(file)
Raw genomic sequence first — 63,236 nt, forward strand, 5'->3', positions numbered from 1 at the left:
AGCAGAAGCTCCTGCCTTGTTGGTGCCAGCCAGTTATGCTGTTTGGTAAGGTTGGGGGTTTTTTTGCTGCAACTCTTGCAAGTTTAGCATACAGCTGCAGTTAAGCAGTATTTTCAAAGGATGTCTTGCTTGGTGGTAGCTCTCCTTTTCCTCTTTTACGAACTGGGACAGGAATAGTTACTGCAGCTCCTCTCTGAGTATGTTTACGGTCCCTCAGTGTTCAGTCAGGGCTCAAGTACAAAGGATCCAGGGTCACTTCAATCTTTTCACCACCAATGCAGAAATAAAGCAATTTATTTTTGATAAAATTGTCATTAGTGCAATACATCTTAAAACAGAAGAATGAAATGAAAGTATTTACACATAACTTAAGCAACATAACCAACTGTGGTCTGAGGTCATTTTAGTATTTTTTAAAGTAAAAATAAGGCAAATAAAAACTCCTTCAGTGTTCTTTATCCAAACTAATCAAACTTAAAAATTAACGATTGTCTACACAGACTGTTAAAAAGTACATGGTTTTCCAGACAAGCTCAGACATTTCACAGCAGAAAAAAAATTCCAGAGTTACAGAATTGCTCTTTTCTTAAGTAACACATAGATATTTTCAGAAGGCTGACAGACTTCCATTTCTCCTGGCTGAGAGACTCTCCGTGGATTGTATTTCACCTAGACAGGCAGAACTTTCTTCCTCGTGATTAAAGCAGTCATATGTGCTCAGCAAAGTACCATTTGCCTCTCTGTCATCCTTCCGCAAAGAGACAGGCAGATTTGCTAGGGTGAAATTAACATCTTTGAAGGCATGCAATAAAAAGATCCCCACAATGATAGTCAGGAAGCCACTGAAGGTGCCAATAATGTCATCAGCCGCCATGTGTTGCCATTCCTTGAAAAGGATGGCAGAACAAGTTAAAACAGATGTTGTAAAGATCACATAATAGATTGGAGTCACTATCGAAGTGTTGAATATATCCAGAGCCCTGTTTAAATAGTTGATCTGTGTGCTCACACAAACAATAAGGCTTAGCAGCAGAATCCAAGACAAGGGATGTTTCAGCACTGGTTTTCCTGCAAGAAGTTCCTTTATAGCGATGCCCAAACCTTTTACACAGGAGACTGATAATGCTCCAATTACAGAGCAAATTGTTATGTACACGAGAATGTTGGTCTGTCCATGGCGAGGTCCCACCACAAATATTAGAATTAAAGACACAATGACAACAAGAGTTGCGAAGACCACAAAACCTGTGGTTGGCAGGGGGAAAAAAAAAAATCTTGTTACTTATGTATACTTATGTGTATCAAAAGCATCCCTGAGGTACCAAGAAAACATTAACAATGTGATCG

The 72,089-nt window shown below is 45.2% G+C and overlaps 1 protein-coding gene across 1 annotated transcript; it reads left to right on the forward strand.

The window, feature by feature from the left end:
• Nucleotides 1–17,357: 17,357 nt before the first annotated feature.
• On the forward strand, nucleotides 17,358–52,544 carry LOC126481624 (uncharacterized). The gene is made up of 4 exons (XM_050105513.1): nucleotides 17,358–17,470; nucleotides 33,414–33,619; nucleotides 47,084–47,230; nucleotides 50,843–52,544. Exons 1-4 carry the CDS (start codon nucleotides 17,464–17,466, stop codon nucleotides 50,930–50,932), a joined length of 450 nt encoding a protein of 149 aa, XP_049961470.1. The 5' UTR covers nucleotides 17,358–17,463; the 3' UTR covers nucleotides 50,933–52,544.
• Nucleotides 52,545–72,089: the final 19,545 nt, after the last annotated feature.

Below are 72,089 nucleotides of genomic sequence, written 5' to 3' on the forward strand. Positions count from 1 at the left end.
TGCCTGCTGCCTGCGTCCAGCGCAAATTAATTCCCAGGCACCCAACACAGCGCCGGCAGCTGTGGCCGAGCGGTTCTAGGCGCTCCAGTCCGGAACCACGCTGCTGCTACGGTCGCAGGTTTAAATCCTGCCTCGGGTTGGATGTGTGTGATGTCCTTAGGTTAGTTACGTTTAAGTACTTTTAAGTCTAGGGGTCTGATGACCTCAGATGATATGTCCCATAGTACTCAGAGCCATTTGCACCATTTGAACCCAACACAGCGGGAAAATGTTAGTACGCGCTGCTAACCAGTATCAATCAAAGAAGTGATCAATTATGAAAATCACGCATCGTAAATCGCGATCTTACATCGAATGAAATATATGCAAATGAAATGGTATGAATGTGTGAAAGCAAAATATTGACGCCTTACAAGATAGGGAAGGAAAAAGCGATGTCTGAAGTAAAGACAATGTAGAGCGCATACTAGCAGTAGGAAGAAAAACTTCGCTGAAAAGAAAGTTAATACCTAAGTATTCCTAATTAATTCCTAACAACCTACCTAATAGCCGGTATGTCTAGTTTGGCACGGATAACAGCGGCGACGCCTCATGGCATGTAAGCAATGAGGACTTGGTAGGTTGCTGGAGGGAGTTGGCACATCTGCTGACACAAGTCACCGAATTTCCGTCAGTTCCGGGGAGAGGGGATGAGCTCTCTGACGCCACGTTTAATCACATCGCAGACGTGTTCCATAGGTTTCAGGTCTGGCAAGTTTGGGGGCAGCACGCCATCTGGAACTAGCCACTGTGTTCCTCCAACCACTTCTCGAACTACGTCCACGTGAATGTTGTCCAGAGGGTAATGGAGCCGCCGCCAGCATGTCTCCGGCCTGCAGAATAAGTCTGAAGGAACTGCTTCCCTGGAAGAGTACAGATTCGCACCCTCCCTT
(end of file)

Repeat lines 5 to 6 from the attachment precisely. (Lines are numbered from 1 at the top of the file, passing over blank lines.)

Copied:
• Nucleotides 1–17,357: 17,357 nt before the first annotated feature.
• On the forward strand, nucleotides 17,358–52,544 carry LOC126481624 (uncharacterized). The gene is made up of 4 exons (XM_050105513.1): nucleotides 17,358–17,470; nucleotides 33,414–33,619; nucleotides 47,084–47,230; nucleotides 50,843–52,544. Exons 1-4 carry the CDS (start codon nucleotides 17,464–17,466, stop codon nucleotides 50,930–50,932), a joined length of 450 nt encoding a protein of 149 aa, XP_049961470.1. The 5' UTR covers nucleotides 17,358–17,463; the 3' UTR covers nucleotides 50,933–52,544.